“We put in a competitive price,” agrees Galliford Try Civil Engineering project manager Bob Stevens. “And used the full strength of the group,” he says, adding that this included using another Galliford Try subsidiary, Rock & Alluvium, to do the piling (see box).

The project is costing £8M overall, with £2M coming from Tesco and the rest from the Department for Transport (DfT). Because of Galliford Try’s competitive deal, this is significantly less than expected, meaning cash was returned to the DfT for recycling into other schemes. Somerset itself hopes to get some of this for Taunton’s other major transport scheme - the Northern Distributor Road.

But that’s for next year. Right now the focus is on the Third Way and its iconic bridge. While relatively small, its no simple structure, with every component of the intricate arch performing a specific structural role. The deck and the abutments all are non-standard and require care.

Fortunately, Galliford Try had plenty of time to plan. “We had quite an early involvement ECI,” says Stevens wryly. Needs explains: “Tenders went in, in July 2009. But the public inquiry verdict wasn’t announced until October, and then we were waiting on funding approval from the DfT. That got tied up in the government’s spending freeze and we only got final approval in March last year.”

“Fortunately we retained Galliford Try throughout that time so we could start with a purpose in April.”

“So we had nine months to resolve builadbility issues, which in some areas has paid dividends,” says Stevens.

Deciding to construct the bridge to the side of river and then lift it into place was a no-brainer, explains Stevens.

“Working over water causes so many headaches,” he says, not least here because the stretch of the river that runs through the site is an otter habitat - giving the Environment Agency a keen interest in the scheme.

Building it on dry land also made fabrication and assembly as low risk as possible, an important factor on such a highly engineered structure.

“Steel fabrication tolerances are tight, but they are tight for reason,” says Needs. “We didn’t want any unjustified features that gave maintenance issues in the future, and we definitely didn’t want an arch that didn’t do anything.”

The 218t bridge was delivered to site in parts and assembled by Mabey Bridge next to the river, ready for lifting by a giant, 600t, Sany SSC6300 crawler crane supplied by Sarens - one of only three in Europe. Such a massive crane was necessary as the lift required a reach of 30m - achieved by rigging a 66m jib - with a capacity of 247t at this radius.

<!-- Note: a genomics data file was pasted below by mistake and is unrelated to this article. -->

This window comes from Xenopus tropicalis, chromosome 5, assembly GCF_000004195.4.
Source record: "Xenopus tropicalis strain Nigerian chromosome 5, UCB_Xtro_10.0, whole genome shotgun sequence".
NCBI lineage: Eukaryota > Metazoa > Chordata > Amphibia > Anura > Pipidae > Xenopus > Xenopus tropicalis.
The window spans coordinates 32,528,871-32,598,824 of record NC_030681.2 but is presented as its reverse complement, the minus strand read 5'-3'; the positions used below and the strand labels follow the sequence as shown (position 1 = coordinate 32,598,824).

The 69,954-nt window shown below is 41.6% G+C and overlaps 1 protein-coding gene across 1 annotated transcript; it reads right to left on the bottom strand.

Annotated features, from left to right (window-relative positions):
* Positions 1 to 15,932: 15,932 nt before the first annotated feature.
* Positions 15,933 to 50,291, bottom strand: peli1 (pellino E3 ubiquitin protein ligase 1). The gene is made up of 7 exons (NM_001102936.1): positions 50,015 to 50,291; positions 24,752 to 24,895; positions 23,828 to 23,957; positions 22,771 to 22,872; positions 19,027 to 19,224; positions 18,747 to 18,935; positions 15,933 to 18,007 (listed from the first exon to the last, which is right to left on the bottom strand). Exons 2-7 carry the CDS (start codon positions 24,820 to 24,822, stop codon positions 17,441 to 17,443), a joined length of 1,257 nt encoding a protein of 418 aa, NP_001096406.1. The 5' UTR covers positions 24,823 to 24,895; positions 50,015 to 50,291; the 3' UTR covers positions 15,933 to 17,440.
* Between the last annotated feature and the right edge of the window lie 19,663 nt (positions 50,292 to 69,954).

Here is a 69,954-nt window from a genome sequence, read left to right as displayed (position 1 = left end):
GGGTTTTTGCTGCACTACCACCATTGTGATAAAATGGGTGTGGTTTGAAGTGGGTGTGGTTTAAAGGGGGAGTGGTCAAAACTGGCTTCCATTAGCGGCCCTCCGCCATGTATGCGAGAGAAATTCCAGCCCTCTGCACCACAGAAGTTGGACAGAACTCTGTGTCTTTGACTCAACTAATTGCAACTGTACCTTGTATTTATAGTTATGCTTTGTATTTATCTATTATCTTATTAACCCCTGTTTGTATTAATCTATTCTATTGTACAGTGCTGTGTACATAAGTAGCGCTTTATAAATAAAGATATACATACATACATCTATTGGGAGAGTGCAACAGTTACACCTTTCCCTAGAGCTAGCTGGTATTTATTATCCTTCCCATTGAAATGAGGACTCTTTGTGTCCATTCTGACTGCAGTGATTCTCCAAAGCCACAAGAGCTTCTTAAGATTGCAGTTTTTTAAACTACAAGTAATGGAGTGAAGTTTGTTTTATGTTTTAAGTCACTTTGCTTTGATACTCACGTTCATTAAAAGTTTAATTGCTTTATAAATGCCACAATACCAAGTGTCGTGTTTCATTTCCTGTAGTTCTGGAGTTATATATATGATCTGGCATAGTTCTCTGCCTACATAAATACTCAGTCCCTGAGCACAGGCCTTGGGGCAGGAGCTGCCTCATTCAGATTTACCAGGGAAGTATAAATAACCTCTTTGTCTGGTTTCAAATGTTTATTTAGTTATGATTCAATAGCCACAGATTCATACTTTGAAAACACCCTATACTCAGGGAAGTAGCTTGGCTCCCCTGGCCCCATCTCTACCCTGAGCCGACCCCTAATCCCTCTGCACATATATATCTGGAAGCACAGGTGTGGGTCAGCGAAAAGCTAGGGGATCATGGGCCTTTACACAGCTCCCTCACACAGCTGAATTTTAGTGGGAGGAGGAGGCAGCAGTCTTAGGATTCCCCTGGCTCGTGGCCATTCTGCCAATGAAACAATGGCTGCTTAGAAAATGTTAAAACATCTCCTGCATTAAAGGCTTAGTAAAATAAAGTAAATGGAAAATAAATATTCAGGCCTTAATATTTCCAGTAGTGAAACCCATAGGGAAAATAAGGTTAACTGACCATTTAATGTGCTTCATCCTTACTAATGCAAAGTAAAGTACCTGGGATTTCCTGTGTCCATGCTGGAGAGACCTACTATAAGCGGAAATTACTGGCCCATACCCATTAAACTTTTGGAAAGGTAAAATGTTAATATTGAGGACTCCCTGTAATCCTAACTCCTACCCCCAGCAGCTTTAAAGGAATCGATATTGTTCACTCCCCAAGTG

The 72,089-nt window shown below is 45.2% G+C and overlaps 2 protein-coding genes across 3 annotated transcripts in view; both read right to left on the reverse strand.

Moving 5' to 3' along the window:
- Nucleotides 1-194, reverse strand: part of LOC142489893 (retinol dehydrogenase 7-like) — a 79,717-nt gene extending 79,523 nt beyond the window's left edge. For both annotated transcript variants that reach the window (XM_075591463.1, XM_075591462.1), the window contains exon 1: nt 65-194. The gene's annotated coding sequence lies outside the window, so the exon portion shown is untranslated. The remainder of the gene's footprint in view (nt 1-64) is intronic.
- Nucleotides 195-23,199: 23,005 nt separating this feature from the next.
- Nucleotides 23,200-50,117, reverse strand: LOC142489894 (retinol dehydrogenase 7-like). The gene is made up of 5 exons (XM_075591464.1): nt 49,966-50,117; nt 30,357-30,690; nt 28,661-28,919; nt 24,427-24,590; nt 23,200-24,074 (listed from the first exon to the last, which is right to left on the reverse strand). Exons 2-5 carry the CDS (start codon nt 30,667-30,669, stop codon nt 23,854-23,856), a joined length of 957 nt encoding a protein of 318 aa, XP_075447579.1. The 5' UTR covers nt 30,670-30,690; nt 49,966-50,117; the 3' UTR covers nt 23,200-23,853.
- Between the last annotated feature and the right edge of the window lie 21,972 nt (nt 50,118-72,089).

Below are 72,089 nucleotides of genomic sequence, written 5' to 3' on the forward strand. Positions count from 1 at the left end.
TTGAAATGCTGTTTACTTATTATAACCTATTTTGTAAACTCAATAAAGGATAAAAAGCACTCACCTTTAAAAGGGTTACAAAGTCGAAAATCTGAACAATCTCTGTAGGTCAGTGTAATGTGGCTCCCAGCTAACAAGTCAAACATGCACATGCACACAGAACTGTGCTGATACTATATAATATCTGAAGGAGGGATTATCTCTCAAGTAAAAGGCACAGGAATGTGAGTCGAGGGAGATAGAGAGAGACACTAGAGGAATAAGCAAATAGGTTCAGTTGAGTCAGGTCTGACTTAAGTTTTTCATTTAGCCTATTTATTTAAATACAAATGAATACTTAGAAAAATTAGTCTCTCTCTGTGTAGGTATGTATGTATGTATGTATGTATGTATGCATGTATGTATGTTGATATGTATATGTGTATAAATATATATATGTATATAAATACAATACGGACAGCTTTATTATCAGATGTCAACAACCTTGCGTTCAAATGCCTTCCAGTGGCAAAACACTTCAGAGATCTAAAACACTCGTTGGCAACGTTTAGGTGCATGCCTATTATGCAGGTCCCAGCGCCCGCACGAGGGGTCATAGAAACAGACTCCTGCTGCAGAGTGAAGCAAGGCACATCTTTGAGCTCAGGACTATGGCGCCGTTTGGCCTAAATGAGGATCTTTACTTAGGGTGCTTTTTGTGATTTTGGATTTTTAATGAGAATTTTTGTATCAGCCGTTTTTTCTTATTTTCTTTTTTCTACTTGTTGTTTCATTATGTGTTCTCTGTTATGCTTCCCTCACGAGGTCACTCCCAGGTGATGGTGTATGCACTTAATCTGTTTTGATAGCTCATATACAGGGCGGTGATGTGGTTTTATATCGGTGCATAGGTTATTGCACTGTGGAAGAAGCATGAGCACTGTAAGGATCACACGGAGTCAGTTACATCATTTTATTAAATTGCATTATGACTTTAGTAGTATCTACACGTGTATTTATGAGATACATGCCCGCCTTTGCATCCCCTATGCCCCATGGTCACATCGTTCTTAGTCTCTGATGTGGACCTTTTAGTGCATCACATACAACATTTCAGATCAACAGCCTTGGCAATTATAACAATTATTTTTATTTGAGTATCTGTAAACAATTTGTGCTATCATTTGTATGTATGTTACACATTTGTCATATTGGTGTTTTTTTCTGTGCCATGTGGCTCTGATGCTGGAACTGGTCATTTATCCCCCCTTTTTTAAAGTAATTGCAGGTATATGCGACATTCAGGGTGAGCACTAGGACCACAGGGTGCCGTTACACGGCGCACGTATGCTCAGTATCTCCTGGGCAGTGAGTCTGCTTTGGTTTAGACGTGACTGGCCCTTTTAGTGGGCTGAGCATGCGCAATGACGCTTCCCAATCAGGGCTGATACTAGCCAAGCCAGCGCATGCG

Clearly, the operation needed forward planning. “We’ve been discussing the lift with Mabey for over a year,” says Stevens. “Once your committed to a date, you can’t move it.”

The crane was due to arrive from its previous job - at the London 2012 Olympic Park - on Monday. So large is it that it will itself arrive on site in parts - on the back of 17 articulated lorries - with another crane and three days needed just to assemble and then dismantle it.

The crawler will be sited on two specially designed concrete crane pads, 1.5m wide and 10m long - sufficient to allow the lift to take place. The lift itself should take just an hour - but Stevens is not setting a time for it, and is not making it a public event.

Once in place, work to tie the bridge in to the approach roads kicks off, a thin surfacing will be laid and, all being well, the bridge will open in May.

 

Geotechnical challenges

In addition to the iconic bridge, the project also called for hefty amount of piling and geotechnical work.

The northern approach road has been built as a 2.5m high ramp leading up to the bridge. Much of the fill material has come from the new park and ride car parks. A smaller structure, known as Mill Stream Bridge, was also replaced.

Rock & Alluvium piled for bridge abutments for four weeks last June and July. Some 41 CFA piles, 750mm in diameter and 8.5m to 10m long, were drilled for the smaller Mill Stream Bridge and 14, 600mm diameter, 9m long piles were bored for the Tangier bridge.

Soft ground above 1.5m of bedrock was challenging and required the use of relatively large piles. The pile line was diverted by up to 3m at various points to avoid a gas main and a tunnel carrying five ducts from a nearby BT telecoms centre across the site and below the riverbed.

Raft piling was used to achieve this.